Barrett's Esophagus Treatment in NYC
What is Barrett’s esophagus?
Barrett’s esophagus is a complication that emerges from repeated exposure to stomach acid, often as a result of gastroesophageal reflux disease (GERD). Patients with GERD experience repeated regurgitation of stomach acid into the esophagus. When this happens frequently and for a long period of time, it can result in changes to the cells that line the esophagus. Barrett’s esophagus is categorized by the damage and discoloration of the cells within the lower esophagus.
While most patients that develop Barrett’s esophagus have had GERD, only a small proportion of GERD patients develop Barrett’s esophagus. It is important to catch this condition in its early stages as it can develop into esophageal cancer if left untreated.
What are the symptoms of Barrett’s esophagus?
If you experience any of the following symptoms of Barrett’s esophagus, it is important to consult a gastroenterology specialist at Gramercy Park Digestive Disease Center (GPDDC) for evaluation.
Symptoms of Barrett’s esophagus may include:
- Frequent heartburn
- Difficulty swallowing
- Upper abdominal pain
- Chest pain
- Dry cough
Research shows that Caucasians, elderly people, and men are at the highest risk for developing Barrett’s esophagus. If you experience chronic heartburn or frequent acid reflux you are also at a heightened risk for developing the disease.
What does a diagnosis for Barrett’s esophagus involve?
Early detection of Barrett’s esophagus is important. Sufferers have a higher risk of developing cancer of the esophagus and other serious health complications. If you believe you may be suffering from severe GERD or Barrett’s syndrome, it is important to consult a gastroenterology specialist to evaluate your condition and begin Barrett’s esophagus treatment, if necessary.
In order to diagnose Barrett’s esophagus, an upper endoscopy will be performed in order to view the lining of your esophagus. Your doctor may also opt to perform a biopsy during the endoscopy to further examine the tissues. During a biopsy, a pathologist determines the level of change that your cells have undergone. Changes in cells are called dysplasia, and treatment options for Barrett’s esophagus differ greatly depending on the level of dysplasia that is present.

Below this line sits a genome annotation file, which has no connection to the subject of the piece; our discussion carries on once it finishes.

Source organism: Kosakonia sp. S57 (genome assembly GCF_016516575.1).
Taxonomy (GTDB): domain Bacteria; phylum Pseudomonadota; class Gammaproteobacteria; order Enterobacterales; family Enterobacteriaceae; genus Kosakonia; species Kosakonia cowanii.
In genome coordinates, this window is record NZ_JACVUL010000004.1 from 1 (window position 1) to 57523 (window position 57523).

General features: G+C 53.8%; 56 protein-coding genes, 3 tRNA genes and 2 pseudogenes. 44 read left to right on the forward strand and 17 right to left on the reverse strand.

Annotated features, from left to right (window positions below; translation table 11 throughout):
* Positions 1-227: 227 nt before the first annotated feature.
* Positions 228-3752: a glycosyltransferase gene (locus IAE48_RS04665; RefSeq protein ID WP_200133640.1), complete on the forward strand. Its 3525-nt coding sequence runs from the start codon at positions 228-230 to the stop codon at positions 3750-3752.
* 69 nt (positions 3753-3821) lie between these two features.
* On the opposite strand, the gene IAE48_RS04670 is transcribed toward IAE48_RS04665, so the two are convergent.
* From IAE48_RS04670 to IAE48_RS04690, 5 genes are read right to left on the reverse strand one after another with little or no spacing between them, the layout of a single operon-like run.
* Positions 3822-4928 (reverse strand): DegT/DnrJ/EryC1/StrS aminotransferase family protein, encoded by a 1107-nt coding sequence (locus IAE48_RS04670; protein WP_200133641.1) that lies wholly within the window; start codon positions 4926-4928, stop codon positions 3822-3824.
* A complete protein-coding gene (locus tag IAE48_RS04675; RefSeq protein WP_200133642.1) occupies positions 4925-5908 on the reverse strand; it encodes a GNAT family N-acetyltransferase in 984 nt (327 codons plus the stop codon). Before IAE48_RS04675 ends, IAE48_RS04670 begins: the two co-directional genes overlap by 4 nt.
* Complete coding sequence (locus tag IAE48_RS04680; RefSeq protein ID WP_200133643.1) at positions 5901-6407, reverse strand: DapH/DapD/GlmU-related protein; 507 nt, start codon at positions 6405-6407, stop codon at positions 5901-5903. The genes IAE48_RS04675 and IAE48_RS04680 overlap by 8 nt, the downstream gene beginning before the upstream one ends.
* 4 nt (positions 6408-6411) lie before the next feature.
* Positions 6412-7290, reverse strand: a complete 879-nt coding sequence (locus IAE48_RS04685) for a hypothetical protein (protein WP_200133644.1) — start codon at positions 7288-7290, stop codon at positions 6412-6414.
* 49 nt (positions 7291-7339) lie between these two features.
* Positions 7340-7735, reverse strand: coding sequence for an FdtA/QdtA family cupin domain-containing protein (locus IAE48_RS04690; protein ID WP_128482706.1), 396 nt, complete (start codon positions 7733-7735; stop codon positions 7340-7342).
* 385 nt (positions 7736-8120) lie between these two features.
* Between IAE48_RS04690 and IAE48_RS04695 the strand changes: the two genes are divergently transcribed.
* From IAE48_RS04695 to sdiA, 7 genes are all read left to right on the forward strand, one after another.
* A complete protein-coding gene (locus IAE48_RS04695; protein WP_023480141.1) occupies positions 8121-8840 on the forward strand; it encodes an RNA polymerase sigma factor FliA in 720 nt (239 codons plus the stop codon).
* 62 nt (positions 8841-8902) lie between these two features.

What does treatment for Barrett’s esophagus involve?
Depending on the damage and discoloration of cells in the esophagus, there are a variety of treatment options for Barrett’s esophagus. Both lifestyle changes and medication can help control acid reflux and prevent or decrease the effects of Barrett’s esophagus for patients with no dysplasia or very low dysplasia. In cases where Barrett’s esophagus is present but there are no drastic changes to the composition of the cells, your physician is likely to recommend periodic endoscopy exams every 1-3 years. In more severe cases of Barrett’s esophagus (high dysplasia) or in cases where conservative treatments are not effective, surgical options may be considered.
Lifestyle changes may be appropriate for patients who have not yet developed Barrett’s esophagus or may be recommended in conjunction with other treatments.
Lifestyle changes may include:
- Avoiding laying down for at least 3 hours after eating
- Sleeping with your head elevated
- Making diet changes (avoiding foods that trigger acid reflux)
- Avoiding alcohol and tobacco
- Losing weight
In addition to lifestyle changes to control Barrett’s esophagus, medications are sometimes recommended for patients who are experiencing no dysplasia or very low dysplasia.
Common medications used to control Barrett’s esophagus include:
- Antacids (regularize stomach acid)
- H2 blockers (block release of stomach acid)
- Proton pump inhibitors (lower stomach acid)
Restorative Tissue Treatments
High levels of dysplasia are considered a precursor for esophageal cancer, and physicians usually recommend more invasive treatment options in these cases.
Procedures used to remove abnormal cells and restore the esophageal tissues may include:
- HALO radiofrequency ablation (RFA) removes abnormal cells in the esophagus with radiofrequency energy using an endoscope.
- Photodynamic therapy (PDT) removes abnormal cells in the esophagus with laser technology using an endoscope.
- Cryotherapy removes abnormal cells in the esophagus with application of extremely cold temperatures (such as through the application of liquid nitrogen) using an endoscope.
- Esophagectomy is a surgical procedure that involves removing most of the esophagus and attaching the remaining portion directly to your stomach.
When considering any procedure or surgery for Barrett’s esophagus treatment, it is crucial to find an experienced surgeon, as there are increased risks for complications involved with any major surgical procedure. Complications and risks associated with treatment of Barrett’s esophagus may include bleeding, chest pain, narrowing, or tearing of the esophagus, and nausea. If you begin to experience any of these symptoms after having treatment for Barrett’s esophagus, you should contact your gastroenterologist.
What is the HALO radiofrequency ablation system for Barrett’s esophagus?
HALO ablation technology uses heat to eliminate diseased tissue known as Barrett’s esophagus. By targeting only Barrett’s tissue, this minimally invasive procedure leaves healthy tissue undamaged. GPDDC uses the HALO 90 device to treat Barrett’s.
If you believe you may be suffering from severe GERD or Barrett’s esophagus, the first step toward getting treatment is to consult a skilled NYC gastroenterologist. Gramercy Park Digestive Disease Center (GPDDC) is home to top board-certified gastroenterology physicians, with extensive experience in treatment for Barrett’s esophagus. Call (212) 979-3237 or use the form on this page to learn more about Barrett’s esophagus treatment options.